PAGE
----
In june 2001, Caroline Lavelle answered a few of our questions to celebrate the release of her new album.
Q: How did you get to work with Vangelis? And how did this collaboration take
A: We were with the same record company and Vangelis was given my record and asked if I would like to collaborate with him. I flew to Athens with my cello and we had dinner and then got down to work that evening - he wrote several pieces for me to choose from and I loved the one that became "Come to Me" best. I wake very early, so I was writing lyrics at 7am next morning and very soon we had the song finished.
Q: Did you record more together than what appeared on the voices album?
A: There are a few more songs that we did. I remember one particularly was gorgeous.
Q: Can you shed any light on the lyrics you wrote for "Come To Me"?
A: "Come to Me" is a poem I wrote about someone who is in love with somebody, unfortunately attached, so the only way they can meet is in dreams, otherwise they will be talked about, and the honour of their feelings would be destroyed.
Q: Was working with Vangelis (on "Voices") very different from working with
William Orbit (on "Spirit"), considering both have put their significant
marks on the electronic side of music?
A: They were very different. Vangelis is first and foremost a remarkable player of the keyboard; he then, because of his affinity with the equipment becomes a remarkable player of the orchestra. William is incredible at building things up from ideas, samples and real players and he uses his skills at the keyboard and guitar in a less central way to Vangelis.
Q: It's been five years since "Spirit", where have you been?
A: All over the world, touring with bands and writing music.
Q: With your new album, "Brilliant Midnight", you seem to have moved slightly
away from the sweet Enya-esque feeling that both your first solo album
"Spirit" and your track on "Voices" showcased. Are you changing directions,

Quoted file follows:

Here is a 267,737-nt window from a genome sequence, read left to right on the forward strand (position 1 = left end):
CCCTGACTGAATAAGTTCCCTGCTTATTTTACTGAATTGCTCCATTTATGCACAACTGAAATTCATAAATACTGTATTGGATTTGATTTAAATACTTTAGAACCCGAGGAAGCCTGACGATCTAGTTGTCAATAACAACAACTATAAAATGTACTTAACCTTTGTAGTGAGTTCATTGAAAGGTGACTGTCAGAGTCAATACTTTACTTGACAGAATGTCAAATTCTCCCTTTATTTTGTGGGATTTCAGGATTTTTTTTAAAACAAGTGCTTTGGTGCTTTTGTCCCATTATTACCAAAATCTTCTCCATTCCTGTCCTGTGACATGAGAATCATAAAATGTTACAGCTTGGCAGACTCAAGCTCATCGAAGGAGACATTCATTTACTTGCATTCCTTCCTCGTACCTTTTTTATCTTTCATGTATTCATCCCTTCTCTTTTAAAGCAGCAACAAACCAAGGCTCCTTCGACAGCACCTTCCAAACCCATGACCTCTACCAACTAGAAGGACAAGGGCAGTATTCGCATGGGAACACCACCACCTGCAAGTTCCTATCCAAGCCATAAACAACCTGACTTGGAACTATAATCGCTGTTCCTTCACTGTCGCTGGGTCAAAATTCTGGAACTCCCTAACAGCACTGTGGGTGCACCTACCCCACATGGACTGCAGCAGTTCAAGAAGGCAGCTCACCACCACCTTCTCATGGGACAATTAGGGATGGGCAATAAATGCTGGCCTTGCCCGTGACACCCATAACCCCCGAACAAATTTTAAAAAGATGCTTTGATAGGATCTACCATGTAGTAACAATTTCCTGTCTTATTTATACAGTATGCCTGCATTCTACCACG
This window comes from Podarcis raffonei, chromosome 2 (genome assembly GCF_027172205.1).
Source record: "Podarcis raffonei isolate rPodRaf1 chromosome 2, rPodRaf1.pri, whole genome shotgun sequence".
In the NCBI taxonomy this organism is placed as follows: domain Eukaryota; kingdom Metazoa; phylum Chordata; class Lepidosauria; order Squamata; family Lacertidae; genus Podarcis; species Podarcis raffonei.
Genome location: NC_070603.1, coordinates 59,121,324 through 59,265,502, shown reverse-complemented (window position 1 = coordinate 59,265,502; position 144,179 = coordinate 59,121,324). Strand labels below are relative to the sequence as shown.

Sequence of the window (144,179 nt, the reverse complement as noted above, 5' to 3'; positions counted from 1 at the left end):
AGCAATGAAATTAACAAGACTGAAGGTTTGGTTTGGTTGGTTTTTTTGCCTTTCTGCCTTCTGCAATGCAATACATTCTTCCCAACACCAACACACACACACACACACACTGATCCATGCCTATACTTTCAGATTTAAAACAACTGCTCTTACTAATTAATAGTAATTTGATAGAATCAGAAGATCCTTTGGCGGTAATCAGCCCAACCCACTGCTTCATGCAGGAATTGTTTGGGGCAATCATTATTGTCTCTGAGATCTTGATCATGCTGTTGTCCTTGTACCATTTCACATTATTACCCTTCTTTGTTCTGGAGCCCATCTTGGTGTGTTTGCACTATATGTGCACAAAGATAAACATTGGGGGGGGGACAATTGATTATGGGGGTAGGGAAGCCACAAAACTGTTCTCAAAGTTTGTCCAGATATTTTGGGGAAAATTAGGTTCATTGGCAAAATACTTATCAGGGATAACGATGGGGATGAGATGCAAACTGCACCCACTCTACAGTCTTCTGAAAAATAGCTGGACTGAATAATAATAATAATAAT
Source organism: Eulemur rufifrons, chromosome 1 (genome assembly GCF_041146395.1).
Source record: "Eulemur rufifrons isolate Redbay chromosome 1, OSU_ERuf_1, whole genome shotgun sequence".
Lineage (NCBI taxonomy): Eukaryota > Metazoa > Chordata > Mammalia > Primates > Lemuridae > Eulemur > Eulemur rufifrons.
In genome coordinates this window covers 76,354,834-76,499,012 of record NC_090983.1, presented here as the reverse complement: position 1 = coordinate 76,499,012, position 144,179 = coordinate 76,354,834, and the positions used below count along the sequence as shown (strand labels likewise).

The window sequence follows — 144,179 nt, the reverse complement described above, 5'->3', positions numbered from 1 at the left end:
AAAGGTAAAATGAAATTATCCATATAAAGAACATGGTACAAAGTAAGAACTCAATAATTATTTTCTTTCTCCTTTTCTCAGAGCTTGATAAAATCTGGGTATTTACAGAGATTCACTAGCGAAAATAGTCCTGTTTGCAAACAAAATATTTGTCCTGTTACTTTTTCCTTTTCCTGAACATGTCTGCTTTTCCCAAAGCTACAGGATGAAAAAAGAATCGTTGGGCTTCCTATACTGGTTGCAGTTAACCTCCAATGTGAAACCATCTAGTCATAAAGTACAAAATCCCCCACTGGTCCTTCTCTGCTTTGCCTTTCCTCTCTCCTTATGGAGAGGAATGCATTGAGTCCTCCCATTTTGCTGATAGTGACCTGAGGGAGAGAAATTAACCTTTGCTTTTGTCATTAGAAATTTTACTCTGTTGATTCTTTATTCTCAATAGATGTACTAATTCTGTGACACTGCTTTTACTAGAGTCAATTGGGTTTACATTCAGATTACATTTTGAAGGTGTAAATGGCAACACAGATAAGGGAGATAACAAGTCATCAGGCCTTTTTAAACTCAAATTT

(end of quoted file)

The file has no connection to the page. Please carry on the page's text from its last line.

A: Maybe I'm not as sweet as you might suppose! I don't feel I'm changing directions, just going further in my own musical direction. Because I produced this record, you will feel more of the true essence of the songs as they feel to me.
Q: You sing on your albums, but you're also a celebrated cellist. Do you feel
the conventional lead role of the voice in music might suppress the role of
A: No, I don't feel they are mutually exclusive in any way; on Spirit I was a little concerned that I might be viewed as a cello player who sang, rather than 'a singer', so I consciously put less cello on it than a cellist's record might have been expected to have. However, with Brilliant Midnight I have no such fears and there's cello everywhere!
Q: Do you have any plans for your musical future?
A: Many. At the moment I am writing music for a record which will be called 'Lost Voices of World War I' which are settings in the original languages of poems written by men who died between 1914-18. It is a long and sometimes arduous process as I have to learn poems (coached by native speakers) in Armenian, Serbian, German, French, Bulgarian, Polish and thankfully, also English! Also, between times I am writing songs for the next record in the series after Brilliant Midnight.